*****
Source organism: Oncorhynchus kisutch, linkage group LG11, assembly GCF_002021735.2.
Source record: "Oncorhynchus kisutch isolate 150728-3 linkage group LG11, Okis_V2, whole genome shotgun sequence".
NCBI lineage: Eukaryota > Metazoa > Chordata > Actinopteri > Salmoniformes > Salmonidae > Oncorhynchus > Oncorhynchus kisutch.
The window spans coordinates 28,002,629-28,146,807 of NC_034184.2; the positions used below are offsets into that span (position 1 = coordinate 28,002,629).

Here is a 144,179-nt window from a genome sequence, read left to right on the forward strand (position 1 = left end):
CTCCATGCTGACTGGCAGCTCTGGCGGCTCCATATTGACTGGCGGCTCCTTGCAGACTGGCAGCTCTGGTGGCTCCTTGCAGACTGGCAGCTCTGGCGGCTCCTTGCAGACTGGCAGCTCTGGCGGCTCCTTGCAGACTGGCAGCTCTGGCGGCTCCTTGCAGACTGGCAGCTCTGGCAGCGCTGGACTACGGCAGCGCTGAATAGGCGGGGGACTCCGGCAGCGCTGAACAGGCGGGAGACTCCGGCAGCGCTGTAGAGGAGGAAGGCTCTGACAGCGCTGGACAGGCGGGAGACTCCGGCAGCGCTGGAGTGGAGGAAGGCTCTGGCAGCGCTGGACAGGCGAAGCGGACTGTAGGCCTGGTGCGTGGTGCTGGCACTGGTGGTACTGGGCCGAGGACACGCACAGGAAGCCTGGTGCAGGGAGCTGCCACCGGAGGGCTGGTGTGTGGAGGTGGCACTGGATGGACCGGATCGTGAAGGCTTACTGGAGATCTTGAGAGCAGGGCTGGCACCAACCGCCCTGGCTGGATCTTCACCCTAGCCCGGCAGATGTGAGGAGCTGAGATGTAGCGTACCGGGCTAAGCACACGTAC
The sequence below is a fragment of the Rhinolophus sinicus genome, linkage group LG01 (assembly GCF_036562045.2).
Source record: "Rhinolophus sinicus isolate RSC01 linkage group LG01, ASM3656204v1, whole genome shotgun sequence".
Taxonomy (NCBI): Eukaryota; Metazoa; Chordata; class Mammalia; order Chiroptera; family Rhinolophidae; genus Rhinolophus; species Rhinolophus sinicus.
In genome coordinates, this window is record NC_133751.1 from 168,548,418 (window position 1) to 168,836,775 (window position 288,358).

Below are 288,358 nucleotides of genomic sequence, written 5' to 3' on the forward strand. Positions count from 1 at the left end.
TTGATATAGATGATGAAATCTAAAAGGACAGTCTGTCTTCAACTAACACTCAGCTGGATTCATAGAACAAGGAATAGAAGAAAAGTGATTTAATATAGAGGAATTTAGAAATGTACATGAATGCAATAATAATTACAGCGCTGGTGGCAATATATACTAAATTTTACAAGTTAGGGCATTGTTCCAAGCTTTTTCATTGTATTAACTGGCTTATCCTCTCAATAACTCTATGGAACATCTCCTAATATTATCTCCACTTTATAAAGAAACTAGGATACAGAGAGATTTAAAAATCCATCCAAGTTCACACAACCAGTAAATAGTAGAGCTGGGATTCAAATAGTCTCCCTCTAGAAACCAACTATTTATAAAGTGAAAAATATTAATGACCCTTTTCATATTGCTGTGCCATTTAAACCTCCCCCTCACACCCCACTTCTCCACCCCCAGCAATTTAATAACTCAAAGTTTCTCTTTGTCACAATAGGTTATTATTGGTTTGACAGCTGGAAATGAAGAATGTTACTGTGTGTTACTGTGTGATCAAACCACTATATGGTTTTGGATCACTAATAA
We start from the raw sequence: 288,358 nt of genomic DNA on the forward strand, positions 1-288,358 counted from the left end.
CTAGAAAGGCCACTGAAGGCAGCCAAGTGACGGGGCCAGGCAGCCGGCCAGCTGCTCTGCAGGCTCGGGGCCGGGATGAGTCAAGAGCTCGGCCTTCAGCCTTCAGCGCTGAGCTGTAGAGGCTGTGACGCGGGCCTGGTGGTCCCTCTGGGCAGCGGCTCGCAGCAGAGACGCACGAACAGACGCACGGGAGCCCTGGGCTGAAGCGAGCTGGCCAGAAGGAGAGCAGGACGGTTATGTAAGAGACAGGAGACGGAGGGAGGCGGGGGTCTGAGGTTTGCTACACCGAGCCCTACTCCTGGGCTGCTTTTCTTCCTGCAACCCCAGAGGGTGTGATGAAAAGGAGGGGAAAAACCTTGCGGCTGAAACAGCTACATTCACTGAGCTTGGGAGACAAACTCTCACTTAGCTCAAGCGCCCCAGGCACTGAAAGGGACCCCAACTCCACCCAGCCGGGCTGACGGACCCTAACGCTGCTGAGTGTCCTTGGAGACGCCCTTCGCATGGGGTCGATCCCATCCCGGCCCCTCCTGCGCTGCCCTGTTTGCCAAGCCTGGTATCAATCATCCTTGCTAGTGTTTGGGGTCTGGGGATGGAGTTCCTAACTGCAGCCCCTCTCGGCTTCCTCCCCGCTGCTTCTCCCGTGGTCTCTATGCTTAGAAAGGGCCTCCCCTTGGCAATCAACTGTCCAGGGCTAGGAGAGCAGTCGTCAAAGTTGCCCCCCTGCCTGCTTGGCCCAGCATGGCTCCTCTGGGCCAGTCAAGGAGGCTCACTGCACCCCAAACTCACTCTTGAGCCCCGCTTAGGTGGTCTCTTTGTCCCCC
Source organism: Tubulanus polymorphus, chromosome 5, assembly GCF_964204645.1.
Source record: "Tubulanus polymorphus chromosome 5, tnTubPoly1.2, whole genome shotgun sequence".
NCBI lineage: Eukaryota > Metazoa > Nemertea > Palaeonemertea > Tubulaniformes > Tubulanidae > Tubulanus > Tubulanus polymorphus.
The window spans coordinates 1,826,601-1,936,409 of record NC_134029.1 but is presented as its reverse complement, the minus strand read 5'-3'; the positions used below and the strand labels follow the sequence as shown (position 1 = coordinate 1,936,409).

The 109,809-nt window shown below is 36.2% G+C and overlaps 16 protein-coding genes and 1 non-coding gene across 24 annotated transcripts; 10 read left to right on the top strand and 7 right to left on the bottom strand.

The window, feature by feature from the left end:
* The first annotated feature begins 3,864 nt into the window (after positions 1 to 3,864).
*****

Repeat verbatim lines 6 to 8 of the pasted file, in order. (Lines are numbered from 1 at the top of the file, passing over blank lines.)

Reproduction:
CTCCATGCTGACTGGCAGCTCTGGCGGCTCCATATTGACTGGCGGCTCCTTGCAGACTGGCAGCTCTGGTGGCTCCTTGCAGACTGGCAGCTCTGGCGGCTCCTTGCAGACTGGCAGCTCTGGCGGCTCCTTGCAGACTGGCAGCTCTGGCGGCTCCTTGCAGACTGGCAGCTCTGGCAGCGCTGGACTACGGCAGCGCTGAATAGGCGGGGGACTCCGGCAGCGCTGAACAGGCGGGAGACTCCGGCAGCGCTGTAGAGGAGGAAGGCTCTGACAGCGCTGGACAGGCGGGAGACTCCGGCAGCGCTGGAGTGGAGGAAGGCTCTGGCAGCGCTGGACAGGCGAAGCGGACTGTAGGCCTGGTGCGTGGTGCTGGCACTGGTGGTACTGGGCCGAGGACACGCACAGGAAGCCTGGTGCAGGGAGCTGCCACCGGAGGGCTGGTGTGTGGAGGTGGCACTGGATGGACCGGATCGTGAAGGCTTACTGGAGATCTTGAGAGCAGGGCTGGCACCAACCGCCCTGGCTGGATCTTCACCCTAGCCCGGCAGATGTGAGGAGCTGAGATGTAGCGTACCGGGCTAAGCACACGTAC
The sequence below is a fragment of the Rhinolophus sinicus genome, linkage group LG01 (assembly GCF_036562045.2).
Source record: "Rhinolophus sinicus isolate RSC01 linkage group LG01, ASM3656204v1, whole genome shotgun sequence".